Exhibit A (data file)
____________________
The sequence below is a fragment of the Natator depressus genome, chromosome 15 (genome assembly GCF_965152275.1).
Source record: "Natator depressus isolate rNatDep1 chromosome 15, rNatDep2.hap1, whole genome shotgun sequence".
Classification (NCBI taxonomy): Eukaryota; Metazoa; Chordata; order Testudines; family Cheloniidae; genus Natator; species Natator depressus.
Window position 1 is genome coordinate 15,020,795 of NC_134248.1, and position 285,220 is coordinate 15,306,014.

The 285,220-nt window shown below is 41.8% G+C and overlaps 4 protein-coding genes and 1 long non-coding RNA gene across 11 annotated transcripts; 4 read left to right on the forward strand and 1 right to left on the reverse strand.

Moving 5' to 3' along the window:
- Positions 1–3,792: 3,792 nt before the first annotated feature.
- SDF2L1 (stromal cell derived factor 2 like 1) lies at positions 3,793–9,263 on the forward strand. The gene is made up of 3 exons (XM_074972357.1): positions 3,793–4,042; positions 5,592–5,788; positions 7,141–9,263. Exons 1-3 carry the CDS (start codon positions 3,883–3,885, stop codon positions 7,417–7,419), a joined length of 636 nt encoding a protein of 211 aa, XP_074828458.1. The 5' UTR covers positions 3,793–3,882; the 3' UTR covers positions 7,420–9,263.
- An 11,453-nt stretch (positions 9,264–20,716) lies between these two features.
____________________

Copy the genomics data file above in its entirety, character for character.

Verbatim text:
The sequence below is a fragment of the Natator depressus genome, chromosome 15 (genome assembly GCF_965152275.1).
Source record: "Natator depressus isolate rNatDep1 chromosome 15, rNatDep2.hap1, whole genome shotgun sequence".
Classification (NCBI taxonomy): Eukaryota; Metazoa; Chordata; order Testudines; family Cheloniidae; genus Natator; species Natator depressus.
Window position 1 is genome coordinate 15,020,795 of NC_134248.1, and position 285,220 is coordinate 15,306,014.

The 285,220-nt window shown below is 41.8% G+C and overlaps 4 protein-coding genes and 1 long non-coding RNA gene across 11 annotated transcripts; 4 read left to right on the forward strand and 1 right to left on the reverse strand.

Moving 5' to 3' along the window:
- Positions 1–3,792: 3,792 nt before the first annotated feature.
- SDF2L1 (stromal cell derived factor 2 like 1) lies at positions 3,793–9,263 on the forward strand. The gene is made up of 3 exons (XM_074972357.1): positions 3,793–4,042; positions 5,592–5,788; positions 7,141–9,263. Exons 1-3 carry the CDS (start codon positions 3,883–3,885, stop codon positions 7,417–7,419), a joined length of 636 nt encoding a protein of 211 aa, XP_074828458.1. The 5' UTR covers positions 3,793–3,882; the 3' UTR covers positions 7,420–9,263.
- An 11,453-nt stretch (positions 9,264–20,716) lies between these two features.